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How state schools are bridging the funding gap

SPONSORED: We have now reached a point where it is impossible to deny that state schools are struggling

Posted by Joe Lawson-West | March 26, 2018 | Supplier News

Despite the supposed ring fencing of education when austerity measures were introduced by the government in 2010, we have now reached a point where it is impossible to deny that state schools are struggling. Increased employment-related costs, the apprenticeship levy and the impact of inflation means that the financial resources headteachers have available to spend on school services are significantly lower in real terms. Special needs support, counsellors, school libraries and even textbooks are falling by the wayside as a result. We’re also seeing some innovative solutions emerging however. What could your school do to bridge the funding gap?

Alumni contributions

Although universities are also feeling the pinch, they have a source of funding that most schools do not – donations from their former students. Now schools are starting to build their own alumni networks as a means of attracting donations. High earnings are not exclusively the privilege of those with degrees and even people on modest incomes are often happy to give something back if they’ve had a good school experience. Networks like this can also be helpful when you need to find volunteers to help with school activities, or when you want to arrange work experience placements. Start by going through lists of former pupils, using social media to track them down, and inviting them to sign up to an alumni mailing list.

Sponsored events

A longstanding tradition for schools seeking extra money is the organisation of sponsored events. When children are sponsored, it gives them a sense of purpose and helps them feel that the things the school can buy as a result represent their own achievement. It builds money management skills and confidence in dealing with adults. There are all sorts of things children can be sponsored for, so you don’t have to limit it to sports. Drawing, writing and drama projects can be just as suitable. You can even ask children to come up with ideas, giving them an extra reason to engage.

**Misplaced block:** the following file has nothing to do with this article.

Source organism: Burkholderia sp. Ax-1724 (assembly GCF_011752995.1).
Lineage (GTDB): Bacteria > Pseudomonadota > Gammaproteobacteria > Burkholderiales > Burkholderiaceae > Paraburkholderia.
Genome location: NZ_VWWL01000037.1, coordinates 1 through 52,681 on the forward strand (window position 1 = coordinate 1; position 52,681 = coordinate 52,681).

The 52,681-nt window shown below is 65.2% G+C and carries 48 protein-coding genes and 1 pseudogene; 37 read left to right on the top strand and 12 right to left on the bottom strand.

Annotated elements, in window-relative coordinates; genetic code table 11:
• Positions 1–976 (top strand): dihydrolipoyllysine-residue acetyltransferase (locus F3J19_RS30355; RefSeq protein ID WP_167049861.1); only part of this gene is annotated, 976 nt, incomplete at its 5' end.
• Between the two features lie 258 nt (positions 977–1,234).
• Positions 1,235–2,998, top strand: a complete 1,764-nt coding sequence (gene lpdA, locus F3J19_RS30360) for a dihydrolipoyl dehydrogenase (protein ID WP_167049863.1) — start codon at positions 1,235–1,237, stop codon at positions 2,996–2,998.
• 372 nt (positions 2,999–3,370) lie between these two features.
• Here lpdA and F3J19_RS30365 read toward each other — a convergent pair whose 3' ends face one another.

School fêtes

Although they require quite a bit of organisation, school fêtes are a lot of fun and can be a great way to raise money, not least because they bring together a lot of different activities so there’s usually something for everyone. Raffles and tombolas can be surprisingly lucrative, and games like coconut shies or beat the goalie cost very little to run. What’s more, a fête brings together lots of parents and sometimes other local people interested in supporting the school, so it can be an opportunity to chat to them one to one, discuss what the school needs money for and solicit individual donations.

Donation platforms

Professional online donation platforms like the National Funding Scheme make it much easier for people to donate money to you whenever they feel the urge. There are lots of different ways you can connect to those for best results. Once you have such a set-up in place, you can raise the subject whenever it’s convenient – in person or, say, on your website or by way of posters in local shop windows – and people can instantly send cash to you via their phones. You can also arrange for people to commit to small, regular donations, which help a lot because they help you to be able to predict your future income.

The long-term outlook

Philip Hammond’s Spring Statement suggested a gradually shifting attitude in the government that might see it easing back on austerity within the next two years. Although it’s difficult to predict how Brexit will affect the economy, it appears there is increasing interest in investing more in public services, and other political parties are ready to support that. With this in mind, it makes more sense for schools to focus on the problems they face in the immediate term than to worry about how they will cope over the next decade.

While funding remains low it also makes sense for schools to focus on long-term investment – that is, putting the money they do have into projects that will pay dividends over the longer term. That could mean anything from investing in new gym equipment to providing teachers with additional training so they can take on some of the duties traditionally assigned to support staff on an occasional basis. Headteachers need to think about how they can market each such project to potential funders, from corporations to private citizens. There is money out there to be had – you just need to educate yourself on how to get it.

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